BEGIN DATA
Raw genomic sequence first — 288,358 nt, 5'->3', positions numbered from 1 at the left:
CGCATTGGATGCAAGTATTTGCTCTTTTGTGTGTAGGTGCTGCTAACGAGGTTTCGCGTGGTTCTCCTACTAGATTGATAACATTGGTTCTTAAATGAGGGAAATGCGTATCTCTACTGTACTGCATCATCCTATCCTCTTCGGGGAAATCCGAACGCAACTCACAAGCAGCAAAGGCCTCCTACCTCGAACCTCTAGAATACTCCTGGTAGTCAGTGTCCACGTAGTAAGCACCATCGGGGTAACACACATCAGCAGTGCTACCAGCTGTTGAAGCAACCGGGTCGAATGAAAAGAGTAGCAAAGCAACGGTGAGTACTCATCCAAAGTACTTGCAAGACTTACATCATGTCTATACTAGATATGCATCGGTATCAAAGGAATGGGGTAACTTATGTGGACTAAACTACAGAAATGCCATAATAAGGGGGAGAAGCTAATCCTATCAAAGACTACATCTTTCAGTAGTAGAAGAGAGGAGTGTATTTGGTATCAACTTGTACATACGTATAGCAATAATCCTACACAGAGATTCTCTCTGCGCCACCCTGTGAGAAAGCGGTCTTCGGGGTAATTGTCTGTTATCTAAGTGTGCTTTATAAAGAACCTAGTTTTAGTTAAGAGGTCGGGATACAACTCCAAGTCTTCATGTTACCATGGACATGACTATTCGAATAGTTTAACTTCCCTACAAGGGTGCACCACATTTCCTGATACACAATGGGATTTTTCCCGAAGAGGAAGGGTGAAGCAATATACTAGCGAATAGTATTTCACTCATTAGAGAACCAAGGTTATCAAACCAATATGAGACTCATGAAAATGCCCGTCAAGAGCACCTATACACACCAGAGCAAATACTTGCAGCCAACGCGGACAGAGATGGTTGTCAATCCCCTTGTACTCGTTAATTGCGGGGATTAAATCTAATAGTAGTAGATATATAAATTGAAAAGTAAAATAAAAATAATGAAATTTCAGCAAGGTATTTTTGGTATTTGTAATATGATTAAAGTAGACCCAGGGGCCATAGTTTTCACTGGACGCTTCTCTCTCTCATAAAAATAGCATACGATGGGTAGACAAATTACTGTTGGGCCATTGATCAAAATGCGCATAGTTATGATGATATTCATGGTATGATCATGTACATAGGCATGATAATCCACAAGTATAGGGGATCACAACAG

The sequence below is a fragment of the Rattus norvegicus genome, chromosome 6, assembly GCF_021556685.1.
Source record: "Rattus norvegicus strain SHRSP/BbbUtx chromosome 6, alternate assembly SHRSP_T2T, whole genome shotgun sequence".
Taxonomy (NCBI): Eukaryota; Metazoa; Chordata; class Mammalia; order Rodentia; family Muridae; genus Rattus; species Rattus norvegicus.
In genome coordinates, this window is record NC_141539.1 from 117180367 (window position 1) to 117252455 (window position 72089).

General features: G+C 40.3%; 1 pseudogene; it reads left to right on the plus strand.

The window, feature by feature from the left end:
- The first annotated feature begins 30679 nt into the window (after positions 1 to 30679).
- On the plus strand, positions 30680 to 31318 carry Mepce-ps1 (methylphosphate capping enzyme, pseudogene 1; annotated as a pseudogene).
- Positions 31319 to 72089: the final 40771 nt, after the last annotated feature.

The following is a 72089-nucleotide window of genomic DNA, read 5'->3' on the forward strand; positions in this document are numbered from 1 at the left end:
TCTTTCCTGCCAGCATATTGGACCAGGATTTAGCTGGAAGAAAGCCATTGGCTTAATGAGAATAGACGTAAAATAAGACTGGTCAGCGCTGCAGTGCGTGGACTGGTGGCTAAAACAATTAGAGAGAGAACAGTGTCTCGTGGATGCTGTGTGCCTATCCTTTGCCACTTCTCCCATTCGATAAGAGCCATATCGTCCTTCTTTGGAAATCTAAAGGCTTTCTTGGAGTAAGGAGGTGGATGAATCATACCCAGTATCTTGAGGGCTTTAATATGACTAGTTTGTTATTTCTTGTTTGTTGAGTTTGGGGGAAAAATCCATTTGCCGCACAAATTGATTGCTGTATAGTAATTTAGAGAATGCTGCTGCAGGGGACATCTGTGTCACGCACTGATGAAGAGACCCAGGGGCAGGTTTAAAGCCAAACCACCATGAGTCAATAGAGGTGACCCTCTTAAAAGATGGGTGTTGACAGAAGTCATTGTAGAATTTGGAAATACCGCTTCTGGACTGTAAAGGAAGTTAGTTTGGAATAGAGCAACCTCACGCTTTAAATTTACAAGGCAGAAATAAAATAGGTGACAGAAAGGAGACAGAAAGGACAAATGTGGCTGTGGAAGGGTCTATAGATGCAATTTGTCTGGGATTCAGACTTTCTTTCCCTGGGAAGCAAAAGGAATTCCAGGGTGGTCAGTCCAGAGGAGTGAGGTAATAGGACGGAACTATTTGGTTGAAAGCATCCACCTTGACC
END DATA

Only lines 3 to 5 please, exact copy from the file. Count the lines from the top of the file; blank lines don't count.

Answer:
The sequence below is a fragment of the Rattus norvegicus genome, chromosome 6, assembly GCF_021556685.1.
Source record: "Rattus norvegicus strain SHRSP/BbbUtx chromosome 6, alternate assembly SHRSP_T2T, whole genome shotgun sequence".
Taxonomy (NCBI): Eukaryota; Metazoa; Chordata; class Mammalia; order Rodentia; family Muridae; genus Rattus; species Rattus norvegicus.